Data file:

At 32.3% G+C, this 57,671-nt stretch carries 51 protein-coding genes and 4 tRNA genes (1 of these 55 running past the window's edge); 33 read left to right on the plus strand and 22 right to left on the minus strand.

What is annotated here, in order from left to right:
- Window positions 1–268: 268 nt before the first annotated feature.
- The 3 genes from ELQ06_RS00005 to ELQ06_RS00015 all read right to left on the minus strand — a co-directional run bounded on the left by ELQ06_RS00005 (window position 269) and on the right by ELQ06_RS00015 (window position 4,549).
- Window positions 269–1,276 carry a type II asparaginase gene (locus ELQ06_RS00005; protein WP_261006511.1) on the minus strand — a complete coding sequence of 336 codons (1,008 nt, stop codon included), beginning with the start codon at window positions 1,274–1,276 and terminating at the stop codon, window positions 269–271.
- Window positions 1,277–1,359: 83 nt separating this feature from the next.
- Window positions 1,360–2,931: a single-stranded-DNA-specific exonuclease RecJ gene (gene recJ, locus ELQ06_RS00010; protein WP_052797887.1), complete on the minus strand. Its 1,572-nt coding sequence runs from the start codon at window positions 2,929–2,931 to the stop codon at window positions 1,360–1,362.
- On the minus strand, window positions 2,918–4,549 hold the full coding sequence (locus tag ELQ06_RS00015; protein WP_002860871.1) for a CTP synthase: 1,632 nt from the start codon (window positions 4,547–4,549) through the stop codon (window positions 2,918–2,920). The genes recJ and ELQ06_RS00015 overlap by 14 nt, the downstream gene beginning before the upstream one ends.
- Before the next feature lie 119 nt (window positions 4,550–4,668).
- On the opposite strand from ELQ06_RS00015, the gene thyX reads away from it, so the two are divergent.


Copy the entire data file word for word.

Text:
At 32.3% G+C, this 57,671-nt stretch carries 51 protein-coding genes and 4 tRNA genes (1 of these 55 running past the window's edge); 33 read left to right on the plus strand and 22 right to left on the minus strand.

What is annotated here, in order from left to right:
- Window positions 1–268: 268 nt before the first annotated feature.
- The 3 genes from ELQ06_RS00005 to ELQ06_RS00015 all read right to left on the minus strand — a co-directional run bounded on the left by ELQ06_RS00005 (window position 269) and on the right by ELQ06_RS00015 (window position 4,549).
- Window positions 269–1,276 carry a type II asparaginase gene (locus ELQ06_RS00005; protein WP_261006511.1) on the minus strand — a complete coding sequence of 336 codons (1,008 nt, stop codon included), beginning with the start codon at window positions 1,274–1,276 and terminating at the stop codon, window positions 269–271.
- Window positions 1,277–1,359: 83 nt separating this feature from the next.
- Window positions 1,360–2,931: a single-stranded-DNA-specific exonuclease RecJ gene (gene recJ, locus ELQ06_RS00010; protein WP_052797887.1), complete on the minus strand. Its 1,572-nt coding sequence runs from the start codon at window positions 2,929–2,931 to the stop codon at window positions 1,360–1,362.
- On the minus strand, window positions 2,918–4,549 hold the full coding sequence (locus tag ELQ06_RS00015; protein WP_002860871.1) for a CTP synthase: 1,632 nt from the start codon (window positions 4,547–4,549) through the stop codon (window positions 2,918–2,920). The genes recJ and ELQ06_RS00015 overlap by 14 nt, the downstream gene beginning before the upstream one ends.
- Before the next feature lie 119 nt (window positions 4,550–4,668).
- On the opposite strand from ELQ06_RS00015, the gene thyX reads away from it, so the two are divergent.